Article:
Coeliac Disease and the gluten-free diet

  • Posted On: 24 May 2017
Coeliac Disease and the gluten-free diet

Here at BnB at 43, if you have a food allergy or intolerance you will be well looked after and catered for. Please do mention any issues on booking and I will be only too happy to help you to feel safe, included and satisfied.

Jenny was diagnosed with Coeliac disease 18 years ago and has noticed that in the last few years there has been an increase in awareness generally, especially in catering establishments. There has also been a large increase in gluten-free food choices in supermarkets here and abroad. This is good news. In the past, it was difficult to get people to understand the disease. They just thought you were being fussy, yes, even those working in the food and hospitality business! Jenny knows how it feels to go hungry on occasions, to feel left out and to be treated badly by caterers in pubs and restaurants and being left feeling unsure about the safety of the food on offer. Thankfully those days are more or less over.

Coeliac disease (pronounced see-liac) is a serious autoimmune disease. The body’s immune system reacts to gluten found in food and attacks the gut. It is a lifelong condition for which there is no cure. The only medicine and treatment is food – a strict gluten-free diet for life.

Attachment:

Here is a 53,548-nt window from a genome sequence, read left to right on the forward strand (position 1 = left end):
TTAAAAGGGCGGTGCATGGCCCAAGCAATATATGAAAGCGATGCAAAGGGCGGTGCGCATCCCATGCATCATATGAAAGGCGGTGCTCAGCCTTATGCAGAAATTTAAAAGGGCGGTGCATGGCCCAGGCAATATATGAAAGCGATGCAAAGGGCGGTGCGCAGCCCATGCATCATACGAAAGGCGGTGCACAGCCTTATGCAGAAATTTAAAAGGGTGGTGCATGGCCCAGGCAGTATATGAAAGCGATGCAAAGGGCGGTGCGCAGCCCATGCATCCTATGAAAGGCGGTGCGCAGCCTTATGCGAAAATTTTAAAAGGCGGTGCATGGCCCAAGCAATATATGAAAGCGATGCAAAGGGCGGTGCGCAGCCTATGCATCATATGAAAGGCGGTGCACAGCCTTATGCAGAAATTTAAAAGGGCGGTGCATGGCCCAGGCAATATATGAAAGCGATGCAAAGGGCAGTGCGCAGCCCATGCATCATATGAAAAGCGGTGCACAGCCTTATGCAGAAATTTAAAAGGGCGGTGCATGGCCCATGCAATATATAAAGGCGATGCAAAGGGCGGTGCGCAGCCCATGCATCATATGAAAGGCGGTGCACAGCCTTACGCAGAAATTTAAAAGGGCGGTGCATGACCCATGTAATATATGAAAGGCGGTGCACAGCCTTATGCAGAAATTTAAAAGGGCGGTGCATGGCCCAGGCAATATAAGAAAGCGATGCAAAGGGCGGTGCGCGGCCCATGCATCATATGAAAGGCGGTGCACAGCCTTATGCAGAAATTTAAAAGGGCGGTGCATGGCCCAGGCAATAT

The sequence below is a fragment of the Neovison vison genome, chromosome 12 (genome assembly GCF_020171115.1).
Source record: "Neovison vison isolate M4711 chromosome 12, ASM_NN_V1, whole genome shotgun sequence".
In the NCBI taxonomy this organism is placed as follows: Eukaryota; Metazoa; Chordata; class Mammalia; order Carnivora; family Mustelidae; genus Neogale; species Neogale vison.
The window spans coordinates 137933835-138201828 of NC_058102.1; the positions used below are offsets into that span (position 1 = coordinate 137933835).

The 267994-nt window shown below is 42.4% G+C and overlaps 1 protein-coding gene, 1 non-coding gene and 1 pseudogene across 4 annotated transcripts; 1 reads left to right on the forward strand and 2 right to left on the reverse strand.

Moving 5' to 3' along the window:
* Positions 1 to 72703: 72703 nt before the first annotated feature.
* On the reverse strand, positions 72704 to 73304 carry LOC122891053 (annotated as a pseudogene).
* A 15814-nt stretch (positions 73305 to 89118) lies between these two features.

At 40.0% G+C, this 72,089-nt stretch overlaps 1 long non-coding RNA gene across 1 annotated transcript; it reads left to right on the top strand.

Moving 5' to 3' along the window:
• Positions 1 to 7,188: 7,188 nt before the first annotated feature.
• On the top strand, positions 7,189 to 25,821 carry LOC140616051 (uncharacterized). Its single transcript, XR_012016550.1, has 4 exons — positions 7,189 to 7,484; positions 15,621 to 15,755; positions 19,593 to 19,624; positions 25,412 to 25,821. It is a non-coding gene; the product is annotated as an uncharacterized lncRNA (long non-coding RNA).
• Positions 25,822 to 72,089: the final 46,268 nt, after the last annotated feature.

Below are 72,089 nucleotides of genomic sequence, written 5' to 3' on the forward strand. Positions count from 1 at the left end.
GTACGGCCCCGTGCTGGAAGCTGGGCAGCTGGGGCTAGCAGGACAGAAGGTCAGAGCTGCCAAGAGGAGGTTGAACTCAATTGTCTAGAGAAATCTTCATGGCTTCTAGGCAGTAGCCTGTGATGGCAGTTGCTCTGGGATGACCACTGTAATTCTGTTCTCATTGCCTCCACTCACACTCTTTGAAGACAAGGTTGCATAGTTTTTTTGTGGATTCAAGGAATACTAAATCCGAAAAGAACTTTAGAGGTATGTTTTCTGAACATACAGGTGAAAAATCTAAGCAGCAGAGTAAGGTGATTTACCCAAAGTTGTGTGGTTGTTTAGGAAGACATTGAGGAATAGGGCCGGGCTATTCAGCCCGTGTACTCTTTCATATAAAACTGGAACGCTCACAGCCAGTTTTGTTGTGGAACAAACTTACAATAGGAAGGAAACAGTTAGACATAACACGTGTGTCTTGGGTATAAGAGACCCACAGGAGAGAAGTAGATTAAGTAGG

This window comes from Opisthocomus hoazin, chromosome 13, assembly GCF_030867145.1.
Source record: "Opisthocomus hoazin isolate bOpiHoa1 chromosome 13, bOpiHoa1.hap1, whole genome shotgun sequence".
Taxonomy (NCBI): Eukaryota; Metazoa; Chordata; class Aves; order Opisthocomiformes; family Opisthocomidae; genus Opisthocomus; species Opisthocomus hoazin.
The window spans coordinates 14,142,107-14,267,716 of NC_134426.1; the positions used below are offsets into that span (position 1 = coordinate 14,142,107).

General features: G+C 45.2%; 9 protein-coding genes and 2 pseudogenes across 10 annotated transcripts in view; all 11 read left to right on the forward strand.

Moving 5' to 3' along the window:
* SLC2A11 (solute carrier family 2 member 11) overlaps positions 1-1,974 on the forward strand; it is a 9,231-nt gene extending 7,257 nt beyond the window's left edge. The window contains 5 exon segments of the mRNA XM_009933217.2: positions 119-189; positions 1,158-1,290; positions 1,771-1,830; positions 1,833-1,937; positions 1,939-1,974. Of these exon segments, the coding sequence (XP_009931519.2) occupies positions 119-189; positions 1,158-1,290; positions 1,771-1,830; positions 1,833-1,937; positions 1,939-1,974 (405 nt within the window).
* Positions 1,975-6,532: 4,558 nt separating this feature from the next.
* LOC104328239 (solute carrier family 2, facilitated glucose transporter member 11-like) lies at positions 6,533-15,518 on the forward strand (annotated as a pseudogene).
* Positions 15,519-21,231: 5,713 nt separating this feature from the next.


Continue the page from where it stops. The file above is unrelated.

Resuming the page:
Gluten is found in many foods such as wheat, barley, rye and oats, but it can be hidden in sauces, packet mixes, processed foods and even coatings on things that should be naturally gluten-free, like crisps. The list is long and confusing at first.

Some people choose to go on a gluten-free diet for many reasons, including the belief that it may help them with gut issues or that it is a healthy option. However, it is thought that many people are misdiagnosed and that at least 1 in every 100 people suffer from Coeliac disease. Symptoms can vary greatly and the disease can take years to diagnose, however, if eaten gluten will damage the gut. For a food to be classified as gluten-free, it must contain less than 20 parts per million of gluten. A Coeliac cannot take risks.

We believe that eating with confidence outside the home is very important.

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